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Sher Ali Khan, Emir of Afghanistan, posing for a portrait in 1869.

Emir (Arabic: أمير; amīr, female: أميرة; emira; amīrah), (Persian: امیر) ("commander" or "general", also "prince" ; also transliterated as amir, aamir or ameer) is a high title of nobility or office, used throughout the Arab World, as well as historically in 19th-century Afghanistan and in the medieval Muslim world. Emirs are usually considered high-ranking sheikhs, but in monarchical states the term is also used for princes, with "Emirate" being analogous to principality in this sense.

The word is also used as a name (rather than an honorific) in Bosnia and Turkey. While emir is the predominant spelling in English and many other languages (for example, United Arab Emirates), amir, closer to the original Arabic, is more common for its numerous compounds (e.g., admiral) and in individual names. Spelling thus differs depending on the sources consulted.

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Origins

Amir, meaning "chieftain" or "commander", is derived from the Arabic root '-m-r, "command". Originally simply meaning commander or leader, usually in reference to a group of people, it came to be used as a title of governors or rulers, usually in smaller states, and in modern Arabic usually renders the English word "prince." The word entered English in 1593, from the French émir. [1] It was one of the titles or names of the Islamic prophet Muhammad.

Princely, ministerial and noble titles

Mohammed Alim Khan, Emir of Bukhara, taken in 1911 by Sergey Prokudin-Gorsky.
Emir Mejhem ibn Meheid and sons, 1920.
  • The caliphs first used the title Amir al-Muminin ("Commander of the Faithful"), stressing their leadership over all Islam, especially in the military form of jihad; both this command and the title have been assumed by various other Muslim rulers, including sultans and emirs. For Shiite Muslims, they still give this title to the Caliph Ali as Amir al Muminin.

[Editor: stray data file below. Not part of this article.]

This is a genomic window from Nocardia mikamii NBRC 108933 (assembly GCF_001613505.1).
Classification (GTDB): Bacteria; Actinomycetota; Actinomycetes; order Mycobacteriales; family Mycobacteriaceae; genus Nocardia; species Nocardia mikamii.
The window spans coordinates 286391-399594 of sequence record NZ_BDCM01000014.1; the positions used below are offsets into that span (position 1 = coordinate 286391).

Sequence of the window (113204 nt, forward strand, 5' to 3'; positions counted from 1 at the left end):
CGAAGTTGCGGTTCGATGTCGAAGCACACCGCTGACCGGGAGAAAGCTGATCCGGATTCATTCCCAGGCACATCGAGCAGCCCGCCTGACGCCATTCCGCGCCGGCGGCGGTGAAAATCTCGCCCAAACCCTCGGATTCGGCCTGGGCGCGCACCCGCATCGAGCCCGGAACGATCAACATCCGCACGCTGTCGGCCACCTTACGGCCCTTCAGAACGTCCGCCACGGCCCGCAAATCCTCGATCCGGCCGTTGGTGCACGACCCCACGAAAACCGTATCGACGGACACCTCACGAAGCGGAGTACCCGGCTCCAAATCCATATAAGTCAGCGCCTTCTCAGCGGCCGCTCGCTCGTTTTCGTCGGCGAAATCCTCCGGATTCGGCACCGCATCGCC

• The Abbasid (in theory still universal) Caliph Ar-Radi created the post of Amir al-Umara ("Amir of the Amirs") for his – in fact governing – Wazir (chief minister) Ibn Raik; the title was used in various Islamic monarchies; see below for military use
  • In Lebanon, the ruling Emir formally used the style al-Amir al-Hakim since, specifying it was still a ruler's title. Note that the title was held by Christians as well.
  • The word emir is also used less formally for leaders in certain contexts. For example, the leader of a group of pilgrims to Mecca is called an emir hadji, a title sometimes used by ruling princes (as a mark of Muslim piety) which is sometimes awarded in their name. Where an adjectival form is necessary, "emiral" suffices.
  • Amirzade, the son (hence the Persian patronymic suffix -zade) of a prince, hence the Persian princely title Mirza.
  • In Nigeria, the traditional rulers of the predominantly Muslim northern regions are known as Emirs.
  • The temporal leader of the Yazidi people is known as an emir, or prince.

Military ranks and titles

Entrance to the Amir's palace in Bukhara. From a photograph taken ca. 1912 by Sergei Mikhailovich Prokudin-Gorskii.